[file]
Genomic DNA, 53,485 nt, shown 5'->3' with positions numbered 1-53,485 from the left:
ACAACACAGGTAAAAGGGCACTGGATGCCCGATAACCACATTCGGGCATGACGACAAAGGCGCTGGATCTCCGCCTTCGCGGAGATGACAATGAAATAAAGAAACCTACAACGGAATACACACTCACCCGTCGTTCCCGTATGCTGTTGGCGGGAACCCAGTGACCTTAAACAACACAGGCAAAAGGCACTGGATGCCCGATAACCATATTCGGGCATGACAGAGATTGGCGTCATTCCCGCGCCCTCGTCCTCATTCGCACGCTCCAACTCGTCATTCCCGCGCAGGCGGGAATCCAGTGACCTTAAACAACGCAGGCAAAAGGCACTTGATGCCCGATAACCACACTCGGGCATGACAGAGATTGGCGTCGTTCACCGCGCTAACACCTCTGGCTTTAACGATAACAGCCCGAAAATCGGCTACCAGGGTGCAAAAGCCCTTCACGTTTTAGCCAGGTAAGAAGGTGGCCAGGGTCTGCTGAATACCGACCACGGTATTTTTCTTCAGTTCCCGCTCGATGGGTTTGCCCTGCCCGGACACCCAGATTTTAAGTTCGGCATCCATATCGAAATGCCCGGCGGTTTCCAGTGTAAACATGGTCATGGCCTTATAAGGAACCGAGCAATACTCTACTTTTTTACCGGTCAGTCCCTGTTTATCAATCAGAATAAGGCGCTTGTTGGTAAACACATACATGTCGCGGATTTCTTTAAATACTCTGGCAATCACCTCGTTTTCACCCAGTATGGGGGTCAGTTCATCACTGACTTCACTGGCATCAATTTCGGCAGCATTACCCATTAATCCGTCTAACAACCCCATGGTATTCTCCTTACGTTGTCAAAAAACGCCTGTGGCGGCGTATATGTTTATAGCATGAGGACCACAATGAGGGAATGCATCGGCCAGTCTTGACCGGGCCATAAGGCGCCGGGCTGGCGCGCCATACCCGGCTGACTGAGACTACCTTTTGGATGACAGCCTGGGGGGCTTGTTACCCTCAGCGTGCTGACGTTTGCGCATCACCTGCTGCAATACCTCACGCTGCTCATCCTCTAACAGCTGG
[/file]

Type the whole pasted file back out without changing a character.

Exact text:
Genomic DNA, 53,485 nt, shown 5'->3' with positions numbered 1-53,485 from the left:
ACAACACAGGTAAAAGGGCACTGGATGCCCGATAACCACATTCGGGCATGACGACAAAGGCGCTGGATCTCCGCCTTCGCGGAGATGACAATGAAATAAAGAAACCTACAACGGAATACACACTCACCCGTCGTTCCCGTATGCTGTTGGCGGGAACCCAGTGACCTTAAACAACACAGGCAAAAGGCACTGGATGCCCGATAACCATATTCGGGCATGACAGAGATTGGCGTCATTCCCGCGCCCTCGTCCTCATTCGCACGCTCCAACTCGTCATTCCCGCGCAGGCGGGAATCCAGTGACCTTAAACAACGCAGGCAAAAGGCACTTGATGCCCGATAACCACACTCGGGCATGACAGAGATTGGCGTCGTTCACCGCGCTAACACCTCTGGCTTTAACGATAACAGCCCGAAAATCGGCTACCAGGGTGCAAAAGCCCTTCACGTTTTAGCCAGGTAAGAAGGTGGCCAGGGTCTGCTGAATACCGACCACGGTATTTTTCTTCAGTTCCCGCTCGATGGGTTTGCCCTGCCCGGACACCCAGATTTTAAGTTCGGCATCCATATCGAAATGCCCGGCGGTTTCCAGTGTAAACATGGTCATGGCCTTATAAGGAACCGAGCAATACTCTACTTTTTTACCGGTCAGTCCCTGTTTATCAATCAGAATAAGGCGCTTGTTGGTAAACACATACATGTCGCGGATTTCTTTAAATACTCTGGCAATCACCTCGTTTTCACCCAGTATGGGGGTCAGTTCATCACTGACTTCACTGGCATCAATTTCGGCAGCATTACCCATTAATCCGTCTAACAACCCCATGGTATTCTCCTTACGTTGTCAAAAAACGCCTGTGGCGGCGTATATGTTTATAGCATGAGGACCACAATGAGGGAATGCATCGGCCAGTCTTGACCGGGCCATAAGGCGCCGGGCTGGCGCGCCATACCCGGCTGACTGAGACTACCTTTTGGATGACAGCCTGGGGGGCTTGTTACCCTCAGCGTGCTGACGTTTGCGCATCACCTGCTGCAATACCTCACGCTGCTCATCCTCTAACAGCTGG